What is Reconciliation?

March 3, 2014

What is Reconciliation?

For it was the {Father’s} good pleasure for all the fullness to dwell in Him, and through Him to reconcile all things to Himself, having made peace through the blood of His cross; through Him, {I say,} whether things on earth or things in heaven. Colossians 1:19- 20

καταλλαγή – (n) reconciliation/change – “reestablishment of an interrupted of broken relationship”
καταλλάσσω – (v) reconcile – “the exchange of hostility for a friendly relationship”1

When the heavens and earth were created, the Creator and creature enjoyed uninterrupted fellowship. At the fall of man, the relationship experienced a tragic crisis. No longer were Maker and man in harmonious relation. Rather, man traded holy love for hatred toward the Lord. The enmity was not merely one-way however. God too, in righteous and holy anger, burned against those who had rebelled against Him. Creation was separated from its Creator, not only by man’s sin, but by God’s displeasure and hatred of such sin.

For thousands of years the world functioned (or dysfunctioned, if I may) in this disorder, this chaos. But God had no intention of failing in His purposes to be glorified through and by His creation, and He had promises to fulfill. This brings us to the incarnation, and then to the crucifixion and then to the resurrection. It is here that things are put right. What once was lovely and then was stained and strained would yet shine forth again. Peace was made through the blood of the Son on the old wooden cross and all things were reconciled to Himself. Colossians 1:19-20

What did God Reconcile?

  • His people with Himself
  • His people with each other
  • His creation with Himself

His people with Himself

For if while we were enemies we were reconciled to God through the death of His Son, much more, having been reconciled, we shall be saved by His life. And not only this, but we also exult in God through our Lord Jesus Christ, through whom we have now received the reconciliation.Romans 5:10- 11

This first aspect of reconciliation is really the most obvious and the most attested to in related subjects (“What is Salvation?”, “What is the Gospel?”). Man, seeking to be like God, attempt a cosmic coup and was left cursed and corrupt. Therefore, God took the initiative, sending His Son to save His people.

Man’s sin was paid for and God’s wrath was poured out, both on the body of the Son. He bore our sins and His Father’s anger in love for us; that we might be brought near to Him. Thousands of years of hostility dealt with in the act of crucifixion. Man’s relationship with His Maker was reestablished as enmity was exchanged for intimacy.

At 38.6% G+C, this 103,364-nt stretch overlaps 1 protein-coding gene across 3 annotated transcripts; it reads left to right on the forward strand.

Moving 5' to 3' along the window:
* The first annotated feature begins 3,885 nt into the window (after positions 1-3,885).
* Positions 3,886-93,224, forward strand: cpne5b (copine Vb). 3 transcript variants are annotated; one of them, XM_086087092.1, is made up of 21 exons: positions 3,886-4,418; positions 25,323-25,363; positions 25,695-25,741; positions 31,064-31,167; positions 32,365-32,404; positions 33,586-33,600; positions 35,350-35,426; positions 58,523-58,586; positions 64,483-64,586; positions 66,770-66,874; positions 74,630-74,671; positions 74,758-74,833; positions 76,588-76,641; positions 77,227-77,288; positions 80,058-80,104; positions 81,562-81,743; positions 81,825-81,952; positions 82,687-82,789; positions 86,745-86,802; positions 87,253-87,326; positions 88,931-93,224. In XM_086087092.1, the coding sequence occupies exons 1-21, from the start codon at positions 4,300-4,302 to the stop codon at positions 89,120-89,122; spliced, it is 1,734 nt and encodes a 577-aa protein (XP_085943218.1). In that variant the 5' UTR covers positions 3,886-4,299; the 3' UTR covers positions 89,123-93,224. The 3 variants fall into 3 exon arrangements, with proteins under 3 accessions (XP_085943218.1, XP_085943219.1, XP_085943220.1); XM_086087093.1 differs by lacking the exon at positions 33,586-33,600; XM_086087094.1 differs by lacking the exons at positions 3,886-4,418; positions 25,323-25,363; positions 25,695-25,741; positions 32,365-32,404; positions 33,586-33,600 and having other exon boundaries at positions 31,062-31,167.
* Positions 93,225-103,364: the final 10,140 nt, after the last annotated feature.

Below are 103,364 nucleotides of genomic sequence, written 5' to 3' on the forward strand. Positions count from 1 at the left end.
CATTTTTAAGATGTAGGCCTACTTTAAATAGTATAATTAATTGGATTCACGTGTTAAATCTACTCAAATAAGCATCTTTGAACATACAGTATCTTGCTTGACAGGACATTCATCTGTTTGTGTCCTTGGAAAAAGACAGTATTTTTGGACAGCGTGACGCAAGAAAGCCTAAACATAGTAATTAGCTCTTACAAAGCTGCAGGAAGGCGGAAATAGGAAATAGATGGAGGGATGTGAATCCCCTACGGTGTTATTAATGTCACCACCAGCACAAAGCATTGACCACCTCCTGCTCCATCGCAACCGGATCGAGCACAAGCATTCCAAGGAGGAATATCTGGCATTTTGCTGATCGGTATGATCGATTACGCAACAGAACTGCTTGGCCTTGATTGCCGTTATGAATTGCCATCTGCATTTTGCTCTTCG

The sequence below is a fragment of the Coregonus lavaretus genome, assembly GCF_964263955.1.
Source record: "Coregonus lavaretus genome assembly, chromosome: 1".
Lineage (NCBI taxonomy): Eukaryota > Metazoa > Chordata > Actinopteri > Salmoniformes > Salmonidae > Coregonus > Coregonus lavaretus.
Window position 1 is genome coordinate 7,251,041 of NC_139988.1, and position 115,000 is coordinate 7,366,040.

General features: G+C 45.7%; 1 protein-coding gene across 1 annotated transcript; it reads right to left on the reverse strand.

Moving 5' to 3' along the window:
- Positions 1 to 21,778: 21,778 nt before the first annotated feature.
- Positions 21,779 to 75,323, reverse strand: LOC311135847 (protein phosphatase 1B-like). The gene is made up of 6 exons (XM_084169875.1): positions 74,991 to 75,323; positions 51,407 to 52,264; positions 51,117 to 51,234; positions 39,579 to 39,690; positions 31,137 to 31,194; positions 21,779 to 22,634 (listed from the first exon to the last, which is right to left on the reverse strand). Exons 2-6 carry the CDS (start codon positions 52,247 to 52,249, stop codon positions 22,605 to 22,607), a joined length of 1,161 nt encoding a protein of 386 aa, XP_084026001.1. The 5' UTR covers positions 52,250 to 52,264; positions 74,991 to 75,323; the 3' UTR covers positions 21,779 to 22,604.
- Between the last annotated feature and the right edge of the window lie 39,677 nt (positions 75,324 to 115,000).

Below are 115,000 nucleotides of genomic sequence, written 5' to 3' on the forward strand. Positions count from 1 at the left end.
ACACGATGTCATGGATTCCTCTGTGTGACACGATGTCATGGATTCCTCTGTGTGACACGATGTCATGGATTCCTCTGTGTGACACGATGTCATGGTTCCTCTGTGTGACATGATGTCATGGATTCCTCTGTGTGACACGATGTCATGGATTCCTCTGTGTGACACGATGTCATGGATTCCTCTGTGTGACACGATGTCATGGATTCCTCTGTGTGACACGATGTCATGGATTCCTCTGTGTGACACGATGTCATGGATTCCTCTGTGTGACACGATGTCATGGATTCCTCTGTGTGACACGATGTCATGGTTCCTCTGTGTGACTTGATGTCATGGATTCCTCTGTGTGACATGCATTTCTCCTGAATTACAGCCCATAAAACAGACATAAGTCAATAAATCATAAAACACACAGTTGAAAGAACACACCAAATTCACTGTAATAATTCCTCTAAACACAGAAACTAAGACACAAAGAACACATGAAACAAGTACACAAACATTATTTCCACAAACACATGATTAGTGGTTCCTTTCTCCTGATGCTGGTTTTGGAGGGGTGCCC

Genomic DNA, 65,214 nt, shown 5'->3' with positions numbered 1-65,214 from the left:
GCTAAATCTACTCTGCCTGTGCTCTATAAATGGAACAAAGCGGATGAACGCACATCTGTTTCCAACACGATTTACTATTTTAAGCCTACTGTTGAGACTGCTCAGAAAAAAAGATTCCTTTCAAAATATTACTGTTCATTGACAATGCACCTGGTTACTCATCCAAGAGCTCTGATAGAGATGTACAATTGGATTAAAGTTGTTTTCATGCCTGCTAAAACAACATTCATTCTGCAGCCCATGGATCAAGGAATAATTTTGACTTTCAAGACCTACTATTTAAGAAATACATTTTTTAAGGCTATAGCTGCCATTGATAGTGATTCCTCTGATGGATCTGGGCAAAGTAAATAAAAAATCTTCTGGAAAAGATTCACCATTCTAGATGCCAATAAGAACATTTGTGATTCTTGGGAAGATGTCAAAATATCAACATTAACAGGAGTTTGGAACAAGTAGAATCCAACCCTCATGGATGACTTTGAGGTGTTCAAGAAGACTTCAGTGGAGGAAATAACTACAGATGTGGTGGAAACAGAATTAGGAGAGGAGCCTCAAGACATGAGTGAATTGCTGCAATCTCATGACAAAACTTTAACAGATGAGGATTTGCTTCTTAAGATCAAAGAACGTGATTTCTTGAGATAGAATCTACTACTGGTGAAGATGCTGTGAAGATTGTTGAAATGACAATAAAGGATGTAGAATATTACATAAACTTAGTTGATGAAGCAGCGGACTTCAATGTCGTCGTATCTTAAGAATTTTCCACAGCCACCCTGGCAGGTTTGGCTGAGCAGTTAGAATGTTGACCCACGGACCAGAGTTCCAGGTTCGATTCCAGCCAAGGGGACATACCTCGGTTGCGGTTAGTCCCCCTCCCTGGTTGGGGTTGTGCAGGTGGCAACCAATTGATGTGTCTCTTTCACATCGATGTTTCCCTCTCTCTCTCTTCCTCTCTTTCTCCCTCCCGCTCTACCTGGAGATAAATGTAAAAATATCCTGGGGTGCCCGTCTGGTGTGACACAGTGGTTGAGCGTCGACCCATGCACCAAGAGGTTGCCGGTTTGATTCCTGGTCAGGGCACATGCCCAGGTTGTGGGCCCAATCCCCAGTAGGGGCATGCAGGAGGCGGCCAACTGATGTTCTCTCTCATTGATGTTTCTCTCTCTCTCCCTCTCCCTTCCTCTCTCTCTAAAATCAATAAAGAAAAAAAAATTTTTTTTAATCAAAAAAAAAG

His people with each other

For He Himself is our peace, who made both {groups into} one and broke down the barrier of the dividing wall, by abolishing in His flesh the enmity, {which is} the Law of commandments {contained} in ordinances, so that in Himself He might make the two into one new man, {thus} establishing peace, and might reconcile them {Jew and Gentile} both in one body to God through the cross, by it having put to death the enmity. Ephessian 2:14-16

Collective pride has long been a part of fallen humanity’s existence. From the crusades to Hitler’s Holocaust, Pol Pot’s Khmer Rouge, Western slavery, apartheid, Rwandan revolution and the slaughter in the Sudan, genocide and segregation have corrupted the world’s history, highlighting our inherent disposition against those unlike ourselves.

In the Old Testament, the nation of Israel and her sons and daughters were set apart as holy unto the Lord. Though there were certainly provisions for relationship outside of the commonwealth, there still existed a defined ethnic boundary. The world’s inhabitants were divided into two groups, Jews and everyone else. Instead of functioning as a light to draw people into relationship with the Creator, ethnic Hebrew pride led to the exclusion of any who were deemed unclean and unworthy.

At the cross, this racial distinction was set apart3 and indeed nullified. The mystery of reconciliation has now been revealed in the gospel, that Jew and Gentile are reconciled into one body.4 God has indeed broken down the wall between the two.

His creation with Himself

It is all too easy for the modern believer to restrict the work of the cross to the benefits directed toward himself. At the cross, the one who has faith finds salvation and life, being reconciled to God through the blood of the Son. Surely this is true and lovely.

However, the cross is not for God’s people alone. Though we are crowned with glory and honor as the administrators or overseers of God’s creation,5 we do not represent the entirety of God’s redemptive plan. Indeed the world itself was subjected to futility, cursed by God through the fall of man.6 God’s reconciliatory design is not limited to the removal of the curse of death from mankind, but is rather much more expansive in scope. In Christ, God was reconciling the world to Himself.

This all-encompassing reconciliation does not teach universalism – the belief that all people will be saved. The Bible clearly teaches that it is only through faith that man can and will be fully reconciled.7 Instead, it seeks to combat anthropocentrism – a man-centered perspective. We are not alone in this world and God’s intention was not just to purchase sinners. His creation was corrupted and He has affected an effective plan to eradicate the effects of sin. This plan applies to His people, to be sure, but also to the beasts of the field, animals of the sea, birds of the air, trees of the forest, sand on the beach, air of the heavens, etc.

We believe that a proper perspective will elicit more joy and a greater desire to glorify the One Who has sent His Son to surely save the world.

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